In January 2020, maintenance firm Pimlico Plumbers announced they would be introducing a policy which would require new workers to be vaccinated against coronavirus.

The London-based company has drafted up new employment contracts to include the requirement for its workforce of over 400 people.

There has been significant backlash to this, and raises questions as to the legality and morality of the decision, and where the line is drawn between safety and bodily autonomy.

Despite this, Pimlico Plumbers has defended its ‘no jab, no job’ policy, although employment lawyers have questioned whether or not this would be legally enforceable.

The Facts

Pimlico Plumbers (PP) is a property maintenance company, founded by businessman Charlie Mullins. Founded in 1979, the London-based firm offers services such as plumbing, central heating installation, drainage and carpentry.

Charlie Mullins, now the chairman of the firm, has drafted up new employment contracts that require workers to have the vaccine for coronavirus. The ‘no jab, no job’ policy is being planned for all employees at the firm, with over four hundred workers on their payroll.

In an interview with City A.M., Mullins said, “No vaccine, no job…. When we go off to Africa and Caribbean countries, we have to have a jab for malaria – we don’t think about it, we just do it. So why would we accept something within our country that’s going to kill us when we can have a vaccine to stop it?”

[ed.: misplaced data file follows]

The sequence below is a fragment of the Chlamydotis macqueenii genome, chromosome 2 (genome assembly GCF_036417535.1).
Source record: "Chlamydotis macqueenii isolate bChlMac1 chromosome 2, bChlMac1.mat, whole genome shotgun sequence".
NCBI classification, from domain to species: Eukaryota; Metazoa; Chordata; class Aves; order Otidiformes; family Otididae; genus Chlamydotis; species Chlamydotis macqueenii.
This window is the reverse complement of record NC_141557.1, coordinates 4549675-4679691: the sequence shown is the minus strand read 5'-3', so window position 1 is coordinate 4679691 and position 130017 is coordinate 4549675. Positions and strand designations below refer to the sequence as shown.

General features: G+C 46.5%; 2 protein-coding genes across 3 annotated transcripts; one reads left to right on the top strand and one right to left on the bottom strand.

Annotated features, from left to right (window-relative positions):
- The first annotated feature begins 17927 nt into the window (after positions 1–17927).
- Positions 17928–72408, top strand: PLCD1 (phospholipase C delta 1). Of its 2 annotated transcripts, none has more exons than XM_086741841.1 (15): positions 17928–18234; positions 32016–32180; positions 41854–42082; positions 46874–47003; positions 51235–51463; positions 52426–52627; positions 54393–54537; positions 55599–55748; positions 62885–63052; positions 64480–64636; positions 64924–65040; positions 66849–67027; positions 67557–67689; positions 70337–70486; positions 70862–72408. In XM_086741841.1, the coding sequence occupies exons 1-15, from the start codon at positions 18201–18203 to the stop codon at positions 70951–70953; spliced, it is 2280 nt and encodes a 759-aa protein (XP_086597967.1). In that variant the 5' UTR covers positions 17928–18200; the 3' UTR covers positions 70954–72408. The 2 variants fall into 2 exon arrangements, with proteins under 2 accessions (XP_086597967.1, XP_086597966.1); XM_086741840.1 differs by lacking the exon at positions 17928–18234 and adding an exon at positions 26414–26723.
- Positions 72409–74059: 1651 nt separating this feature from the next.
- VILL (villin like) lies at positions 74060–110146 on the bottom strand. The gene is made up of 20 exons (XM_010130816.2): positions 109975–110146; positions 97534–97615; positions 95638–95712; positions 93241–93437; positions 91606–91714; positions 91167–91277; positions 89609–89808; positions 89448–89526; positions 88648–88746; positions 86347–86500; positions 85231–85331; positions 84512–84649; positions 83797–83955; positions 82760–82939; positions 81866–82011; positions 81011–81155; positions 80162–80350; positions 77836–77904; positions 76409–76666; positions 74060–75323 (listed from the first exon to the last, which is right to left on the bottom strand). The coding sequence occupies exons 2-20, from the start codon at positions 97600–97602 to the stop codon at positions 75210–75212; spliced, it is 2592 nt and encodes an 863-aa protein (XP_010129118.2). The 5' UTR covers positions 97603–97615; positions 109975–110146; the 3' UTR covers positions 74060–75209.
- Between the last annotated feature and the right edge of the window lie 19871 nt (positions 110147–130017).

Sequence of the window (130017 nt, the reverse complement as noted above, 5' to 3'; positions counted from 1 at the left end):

Mullins has offered to foot the bill for private vaccinations for all of his workers, if it were ever allowed in the UK.

The vaccine is not yet available privately, and Mullins has said that would not “pay to jump the queue”, but admits inoculating his staff would be “money well spent.” He expects the costs of this to be an estimated £800,000.

There are employment lawyers who have challenged this. Nick Wilcox, a partner at BDBF, a London-based law firm, said mandatory vaccinations “could be an issue.”

He added that if an employee has a religious or ideological belief, they should not be forced to take a vaccination simply to work.

Other employment lawyers have also expressed other concerns about such a requirement, believing that attempts to force workers to take the vaccine would open up a legal can of worms, in the form of discrimination claims and constructive dismissal, opening employers up to potentially expensive compensation claims.

The debate between people who agree with mandatory vaccinations and those against it seems to be similar to the debate between those who think wearing a mask should be made mandatory versus though who see it as a fundamental attack on our rights. For many people the issue comes down to safety. Safety for ourselves and others. 

We’ve been using vaccines for 225 years. The first successful vaccine was against smallpox and was administered by Edward Jenner in 1796. The way to eradicate a contagious disease is to vaccinate as many people as possible to stop the spread of it. If there are few people that can get the disease, then the disease itself dies out. This is why we no longer have smallpox deaths.